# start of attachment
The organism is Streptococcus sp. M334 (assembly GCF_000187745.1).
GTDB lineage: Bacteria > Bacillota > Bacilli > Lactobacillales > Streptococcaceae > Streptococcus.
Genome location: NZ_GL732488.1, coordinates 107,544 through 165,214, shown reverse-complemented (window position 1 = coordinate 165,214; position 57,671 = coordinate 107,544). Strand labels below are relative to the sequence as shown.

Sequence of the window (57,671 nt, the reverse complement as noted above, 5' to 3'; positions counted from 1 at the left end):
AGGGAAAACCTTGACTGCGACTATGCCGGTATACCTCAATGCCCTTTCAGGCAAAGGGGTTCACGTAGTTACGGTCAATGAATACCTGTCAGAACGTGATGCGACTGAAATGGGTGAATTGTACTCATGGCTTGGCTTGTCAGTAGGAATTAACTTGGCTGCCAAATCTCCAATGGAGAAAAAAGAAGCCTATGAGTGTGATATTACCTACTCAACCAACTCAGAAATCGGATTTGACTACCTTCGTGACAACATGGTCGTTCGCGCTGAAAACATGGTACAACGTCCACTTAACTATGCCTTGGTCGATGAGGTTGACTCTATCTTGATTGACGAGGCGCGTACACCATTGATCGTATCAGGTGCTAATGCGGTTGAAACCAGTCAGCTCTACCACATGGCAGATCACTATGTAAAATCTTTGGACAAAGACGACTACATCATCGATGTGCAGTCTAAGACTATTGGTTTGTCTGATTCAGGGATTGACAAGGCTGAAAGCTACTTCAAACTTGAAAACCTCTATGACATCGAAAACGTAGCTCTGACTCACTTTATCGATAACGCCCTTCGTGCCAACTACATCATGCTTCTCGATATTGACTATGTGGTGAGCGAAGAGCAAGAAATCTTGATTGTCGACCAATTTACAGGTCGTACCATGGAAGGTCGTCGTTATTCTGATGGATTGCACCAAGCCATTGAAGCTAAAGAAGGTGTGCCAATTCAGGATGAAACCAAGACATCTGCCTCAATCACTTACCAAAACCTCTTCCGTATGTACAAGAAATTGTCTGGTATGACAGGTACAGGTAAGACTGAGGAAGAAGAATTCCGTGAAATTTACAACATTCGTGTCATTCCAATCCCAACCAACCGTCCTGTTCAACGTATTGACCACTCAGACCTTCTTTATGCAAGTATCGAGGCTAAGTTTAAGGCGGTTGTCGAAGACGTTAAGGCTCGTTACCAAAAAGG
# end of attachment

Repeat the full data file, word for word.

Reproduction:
The organism is Streptococcus sp. M334 (assembly GCF_000187745.1).
GTDB lineage: Bacteria > Bacillota > Bacilli > Lactobacillales > Streptococcaceae > Streptococcus.
Genome location: NZ_GL732488.1, coordinates 107,544 through 165,214, shown reverse-complemented (window position 1 = coordinate 165,214; position 57,671 = coordinate 107,544). Strand labels below are relative to the sequence as shown.

Sequence of the window (57,671 nt, the reverse complement as noted above, 5' to 3'; positions counted from 1 at the left end):
AGGGAAAACCTTGACTGCGACTATGCCGGTATACCTCAATGCCCTTTCAGGCAAAGGGGTTCACGTAGTTACGGTCAATGAATACCTGTCAGAACGTGATGCGACTGAAATGGGTGAATTGTACTCATGGCTTGGCTTGTCAGTAGGAATTAACTTGGCTGCCAAATCTCCAATGGAGAAAAAAGAAGCCTATGAGTGTGATATTACCTACTCAACCAACTCAGAAATCGGATTTGACTACCTTCGTGACAACATGGTCGTTCGCGCTGAAAACATGGTACAACGTCCACTTAACTATGCCTTGGTCGATGAGGTTGACTCTATCTTGATTGACGAGGCGCGTACACCATTGATCGTATCAGGTGCTAATGCGGTTGAAACCAGTCAGCTCTACCACATGGCAGATCACTATGTAAAATCTTTGGACAAAGACGACTACATCATCGATGTGCAGTCTAAGACTATTGGTTTGTCTGATTCAGGGATTGACAAGGCTGAAAGCTACTTCAAACTTGAAAACCTCTATGACATCGAAAACGTAGCTCTGACTCACTTTATCGATAACGCCCTTCGTGCCAACTACATCATGCTTCTCGATATTGACTATGTGGTGAGCGAAGAGCAAGAAATCTTGATTGTCGACCAATTTACAGGTCGTACCATGGAAGGTCGTCGTTATTCTGATGGATTGCACCAAGCCATTGAAGCTAAAGAAGGTGTGCCAATTCAGGATGAAACCAAGACATCTGCCTCAATCACTTACCAAAACCTCTTCCGTATGTACAAGAAATTGTCTGGTATGACAGGTACAGGTAAGACTGAGGAAGAAGAATTCCGTGAAATTTACAACATTCGTGTCATTCCAATCCCAACCAACCGTCCTGTTCAACGTATTGACCACTCAGACCTTCTTTATGCAAGTATCGAGGCTAAGTTTAAGGCGGTTGTCGAAGACGTTAAGGCTCGTTACCAAAAAGG